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Proceedings Paper

Resolution and sensitivity improvements for VOx microbolometer FPAs
Author(s): Daniel F. Murphy; Adam Kennedy; Michael Ray; Richard Wyles; Jessica Wyles; James F. Asbrock; C. Hewitt; David Van Lue; T. Sessler; John Steven Anderson; Daryl Bradley; Richard Chin; H. Gonzales; C. Le Pere; Thomas Kostrzewa
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Paper Abstract

Raytheon Vision Systems (RVS) has achieved a significant technical breakthrough in uncooled FPAs by reducing the pixel size by a factor of two while maintaining state-of-the-art sensitivity. Raytheon is producing high-quality 320 x 240 microbolometer FPAs with 25 μm pitch pixels. The 320 x 240 FPAs have a sensitivity that is comparable to microbolometer FPAs with 50 μm pixels. The array average NETD value for these FPAs is about 30 mK with an f/1 aperture and operating at 30 Hz frame rates. Pixel operability is greater than 99% on most FPAs, and uncorrected responsivity nonuniformity is less than 4% (sigma/mean). These 25 μm microbolometer detectors also have a relatively fast thermal time constant of approximately 10 msec. This state-of-the-art performance has been achieved as a result of an advanced micro machining fabrication process, which allows maximization of both the thermal isolation and the optical fill-factor. These arrays have produced excellent image quality, and are currently fielded in demonstration systems. The reduction in pixel size offers several potential benefits for IR systems. For a given system resolution (IFOV) requirement, the 25 μm pxiels allow a factor of two reduction in both the focal length and aperture size of the sensor optics. These FPAs are applicable to wide-field-of-view, long-range surveillance and targeting missions. The pixel size reduction facilitates a significant FPA cost reduction since the number of die printed on a wafer can be increased, and also has enabled the development of a large-format 640 x 480 FPA array. Raytheon is producing these arrays with very good sensitivity. These arrays have excellent operability and image quality. Several dual FOV prototype systems have been delivered under the LCMS and UAV programs, and are under evaluation at NVESD. Raytheon Vision Systems (RVS) has developed a flexible uncooled front end (UFE) electronics that will serve as the basis for camera engine systems using 320 x 240 and 640 x 480 FPAs. The focus has been to develop architecture suitable for a wide variety of systems from low cost modest performance to high performance military applications. This product has been designed with military environmental and shock and vibration conditions in mind. Intended for small pxiel, high performance applications, the UFE is the ideal cornerstone for ground and airborne UAV, multi-mode sneosr, weapon sight or seeker architectures.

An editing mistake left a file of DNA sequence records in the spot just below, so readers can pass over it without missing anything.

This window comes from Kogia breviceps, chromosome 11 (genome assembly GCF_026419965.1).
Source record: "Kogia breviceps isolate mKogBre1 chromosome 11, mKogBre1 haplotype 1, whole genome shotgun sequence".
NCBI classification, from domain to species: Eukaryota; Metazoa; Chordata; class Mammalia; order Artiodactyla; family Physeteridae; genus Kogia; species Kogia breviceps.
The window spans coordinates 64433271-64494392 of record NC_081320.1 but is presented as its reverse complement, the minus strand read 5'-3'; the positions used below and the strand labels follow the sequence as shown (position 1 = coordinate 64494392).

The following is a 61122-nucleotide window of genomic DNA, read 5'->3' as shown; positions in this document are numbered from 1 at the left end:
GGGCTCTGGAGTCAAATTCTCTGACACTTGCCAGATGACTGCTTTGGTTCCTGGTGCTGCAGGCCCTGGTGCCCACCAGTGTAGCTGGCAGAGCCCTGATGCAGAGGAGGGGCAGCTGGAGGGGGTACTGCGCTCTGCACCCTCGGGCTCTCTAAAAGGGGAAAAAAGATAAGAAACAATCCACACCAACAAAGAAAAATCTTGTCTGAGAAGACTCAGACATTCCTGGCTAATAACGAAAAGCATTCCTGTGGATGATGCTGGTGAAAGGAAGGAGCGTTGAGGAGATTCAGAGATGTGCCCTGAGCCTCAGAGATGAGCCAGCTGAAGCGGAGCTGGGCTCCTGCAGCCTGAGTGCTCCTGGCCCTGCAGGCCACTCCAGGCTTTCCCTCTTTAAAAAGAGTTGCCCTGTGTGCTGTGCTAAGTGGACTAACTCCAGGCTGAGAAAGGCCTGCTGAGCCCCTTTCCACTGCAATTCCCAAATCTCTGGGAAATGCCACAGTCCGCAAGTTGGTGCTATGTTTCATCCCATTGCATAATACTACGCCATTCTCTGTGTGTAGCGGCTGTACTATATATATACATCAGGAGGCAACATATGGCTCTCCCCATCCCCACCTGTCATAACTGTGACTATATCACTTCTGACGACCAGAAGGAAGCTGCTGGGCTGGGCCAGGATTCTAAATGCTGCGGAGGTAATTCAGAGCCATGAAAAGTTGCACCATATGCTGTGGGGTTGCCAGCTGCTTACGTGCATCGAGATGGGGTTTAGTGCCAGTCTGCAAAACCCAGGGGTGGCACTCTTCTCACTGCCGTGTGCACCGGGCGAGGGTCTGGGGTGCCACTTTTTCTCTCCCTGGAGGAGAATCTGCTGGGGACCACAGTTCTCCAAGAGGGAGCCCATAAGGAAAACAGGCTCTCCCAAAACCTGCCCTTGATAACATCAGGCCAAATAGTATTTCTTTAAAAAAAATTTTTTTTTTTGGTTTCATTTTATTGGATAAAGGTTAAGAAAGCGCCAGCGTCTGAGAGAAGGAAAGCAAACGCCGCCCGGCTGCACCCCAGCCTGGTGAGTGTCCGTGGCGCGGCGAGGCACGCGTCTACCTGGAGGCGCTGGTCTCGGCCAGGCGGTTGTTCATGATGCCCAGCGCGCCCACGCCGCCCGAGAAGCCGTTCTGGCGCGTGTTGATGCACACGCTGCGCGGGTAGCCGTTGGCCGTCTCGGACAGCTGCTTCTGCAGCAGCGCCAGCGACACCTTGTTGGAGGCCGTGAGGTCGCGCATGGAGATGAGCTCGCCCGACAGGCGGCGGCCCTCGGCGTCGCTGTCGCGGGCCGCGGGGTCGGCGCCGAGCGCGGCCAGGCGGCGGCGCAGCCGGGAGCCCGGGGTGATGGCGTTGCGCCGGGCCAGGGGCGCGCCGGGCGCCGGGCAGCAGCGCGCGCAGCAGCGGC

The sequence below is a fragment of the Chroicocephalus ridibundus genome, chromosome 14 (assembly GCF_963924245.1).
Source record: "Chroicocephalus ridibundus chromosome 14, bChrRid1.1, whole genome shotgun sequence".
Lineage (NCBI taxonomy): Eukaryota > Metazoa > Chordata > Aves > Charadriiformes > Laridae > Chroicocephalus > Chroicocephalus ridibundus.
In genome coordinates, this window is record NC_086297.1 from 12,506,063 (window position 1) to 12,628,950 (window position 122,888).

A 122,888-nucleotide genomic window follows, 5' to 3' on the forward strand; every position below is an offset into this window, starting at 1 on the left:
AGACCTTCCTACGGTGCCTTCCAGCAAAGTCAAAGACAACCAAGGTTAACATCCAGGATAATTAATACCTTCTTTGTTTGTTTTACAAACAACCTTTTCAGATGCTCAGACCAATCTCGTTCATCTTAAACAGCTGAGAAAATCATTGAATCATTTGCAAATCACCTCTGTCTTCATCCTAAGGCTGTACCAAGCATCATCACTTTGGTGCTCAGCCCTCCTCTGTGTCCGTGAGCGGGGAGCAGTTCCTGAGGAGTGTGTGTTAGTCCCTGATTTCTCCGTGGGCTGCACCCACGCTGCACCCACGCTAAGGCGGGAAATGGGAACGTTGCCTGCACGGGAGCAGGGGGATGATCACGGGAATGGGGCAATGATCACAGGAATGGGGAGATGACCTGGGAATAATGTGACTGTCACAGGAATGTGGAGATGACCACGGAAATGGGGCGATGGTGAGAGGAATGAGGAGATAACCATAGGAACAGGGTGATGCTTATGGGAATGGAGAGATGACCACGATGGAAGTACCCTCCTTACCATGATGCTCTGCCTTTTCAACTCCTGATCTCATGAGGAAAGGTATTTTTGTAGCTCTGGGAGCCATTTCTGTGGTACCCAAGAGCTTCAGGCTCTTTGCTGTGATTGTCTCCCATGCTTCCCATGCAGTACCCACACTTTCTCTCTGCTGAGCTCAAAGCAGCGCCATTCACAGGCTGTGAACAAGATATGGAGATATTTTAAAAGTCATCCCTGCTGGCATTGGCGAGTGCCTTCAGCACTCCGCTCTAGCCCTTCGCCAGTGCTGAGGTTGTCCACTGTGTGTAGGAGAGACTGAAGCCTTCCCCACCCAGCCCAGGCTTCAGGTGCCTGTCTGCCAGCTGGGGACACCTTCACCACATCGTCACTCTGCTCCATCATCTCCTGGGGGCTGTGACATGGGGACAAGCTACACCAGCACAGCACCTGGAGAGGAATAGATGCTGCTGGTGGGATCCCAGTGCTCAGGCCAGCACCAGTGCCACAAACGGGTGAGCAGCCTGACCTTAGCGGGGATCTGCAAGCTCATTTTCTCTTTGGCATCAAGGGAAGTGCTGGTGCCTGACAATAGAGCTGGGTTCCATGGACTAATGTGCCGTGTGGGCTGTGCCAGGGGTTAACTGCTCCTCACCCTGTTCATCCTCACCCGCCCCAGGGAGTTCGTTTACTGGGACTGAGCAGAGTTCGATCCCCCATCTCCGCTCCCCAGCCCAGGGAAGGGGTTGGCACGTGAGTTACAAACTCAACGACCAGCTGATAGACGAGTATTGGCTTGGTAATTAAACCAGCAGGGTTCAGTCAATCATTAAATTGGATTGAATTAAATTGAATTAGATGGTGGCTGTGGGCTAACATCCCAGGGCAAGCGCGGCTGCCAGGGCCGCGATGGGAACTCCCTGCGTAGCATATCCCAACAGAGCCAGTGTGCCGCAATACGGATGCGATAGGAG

Paper Details

Date Published: 10 October 2003
PDF: 12 pages
Proc. SPIE 5074, Infrared Technology and Applications XXIX, (10 October 2003); doi: 10.1117/12.487657
Show Author Affiliations
Daniel F. Murphy, Raytheon Vision Systems (United States)
Adam Kennedy, Raytheon Vision Systems (United States)
Michael Ray, Raytheon Vision Systems (United States)
Richard Wyles, Raytheon Vision Systems (United States)
Jessica Wyles, Raytheon Vision Systems (United States)
James F. Asbrock, Raytheon Vision Systems (United States)
C. Hewitt, Raytheon Vision Systems (United States)
David Van Lue, Raytheon Vision Systems (United States)
T. Sessler, Raytheon Vision Systems (United States)
John Steven Anderson, Raytheon Space and Airborne Systems (United States)
Daryl Bradley, Raytheon Space and Airborne Systems (United States)
Richard Chin, Raytheon Space and Airborne Systems (United States)
H. Gonzales, Raytheon Space and Airborne Systems (United States)
C. Le Pere, Raytheon Space and Airborne Systems (United States)
Thomas Kostrzewa, Raytheon Space and Airborne Systems (United States)


Published in SPIE Proceedings Vol. 5074:
Infrared Technology and Applications XXIX
Bjorn F. Andresen; Gabor F. Fulop, Editor(s)

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